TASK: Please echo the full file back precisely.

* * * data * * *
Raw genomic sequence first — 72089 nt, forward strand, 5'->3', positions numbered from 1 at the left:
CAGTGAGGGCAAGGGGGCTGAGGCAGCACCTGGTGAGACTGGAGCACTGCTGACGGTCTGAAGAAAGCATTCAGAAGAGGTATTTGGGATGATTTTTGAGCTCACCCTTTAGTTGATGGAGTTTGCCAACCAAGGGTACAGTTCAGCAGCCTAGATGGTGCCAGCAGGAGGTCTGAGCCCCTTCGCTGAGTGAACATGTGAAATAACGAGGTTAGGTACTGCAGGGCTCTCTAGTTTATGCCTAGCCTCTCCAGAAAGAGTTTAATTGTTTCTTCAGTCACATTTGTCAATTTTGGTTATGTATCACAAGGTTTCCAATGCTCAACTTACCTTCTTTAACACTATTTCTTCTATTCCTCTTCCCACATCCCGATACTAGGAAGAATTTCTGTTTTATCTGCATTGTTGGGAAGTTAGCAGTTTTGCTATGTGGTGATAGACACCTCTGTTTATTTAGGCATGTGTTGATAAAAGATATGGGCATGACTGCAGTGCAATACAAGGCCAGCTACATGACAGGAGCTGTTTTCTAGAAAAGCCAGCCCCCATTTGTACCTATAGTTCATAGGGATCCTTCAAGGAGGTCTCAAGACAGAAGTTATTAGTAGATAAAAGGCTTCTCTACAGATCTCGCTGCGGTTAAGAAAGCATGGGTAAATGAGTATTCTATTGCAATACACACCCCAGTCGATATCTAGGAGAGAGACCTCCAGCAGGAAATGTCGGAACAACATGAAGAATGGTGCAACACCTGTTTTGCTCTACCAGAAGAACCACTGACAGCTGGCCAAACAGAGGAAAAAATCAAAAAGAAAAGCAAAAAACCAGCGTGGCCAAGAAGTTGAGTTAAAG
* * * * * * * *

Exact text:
Raw genomic sequence first — 72089 nt, forward strand, 5'->3', positions numbered from 1 at the left:
CAGTGAGGGCAAGGGGGCTGAGGCAGCACCTGGTGAGACTGGAGCACTGCTGACGGTCTGAAGAAAGCATTCAGAAGAGGTATTTGGGATGATTTTTGAGCTCACCCTTTAGTTGATGGAGTTTGCCAACCAAGGGTACAGTTCAGCAGCCTAGATGGTGCCAGCAGGAGGTCTGAGCCCCTTCGCTGAGTGAACATGTGAAATAACGAGGTTAGGTACTGCAGGGCTCTCTAGTTTATGCCTAGCCTCTCCAGAAAGAGTTTAATTGTTTCTTCAGTCACATTTGTCAATTTTGGTTATGTATCACAAGGTTTCCAATGCTCAACTTACCTTCTTTAACACTATTTCTTCTATTCCTCTTCCCACATCCCGATACTAGGAAGAATTTCTGTTTTATCTGCATTGTTGGGAAGTTAGCAGTTTTGCTATGTGGTGATAGACACCTCTGTTTATTTAGGCATGTGTTGATAAAAGATATGGGCATGACTGCAGTGCAATACAAGGCCAGCTACATGACAGGAGCTGTTTTCTAGAAAAGCCAGCCCCCATTTGTACCTATAGTTCATAGGGATCCTTCAAGGAGGTCTCAAGACAGAAGTTATTAGTAGATAAAAGGCTTCTCTACAGATCTCGCTGCGGTTAAGAAAGCATGGGTAAATGAGTATTCTATTGCAATACACACCCCAGTCGATATCTAGGAGAGAGACCTCCAGCAGGAAATGTCGGAACAACATGAAGAATGGTGCAACACCTGTTTTGCTCTACCAGAAGAACCACTGACAGCTGGCCAAACAGAGGAAAAAATCAAAAAGAAAAGCAAAAAACCAGCGTGGCCAAGAAGTTGAGTTAAAG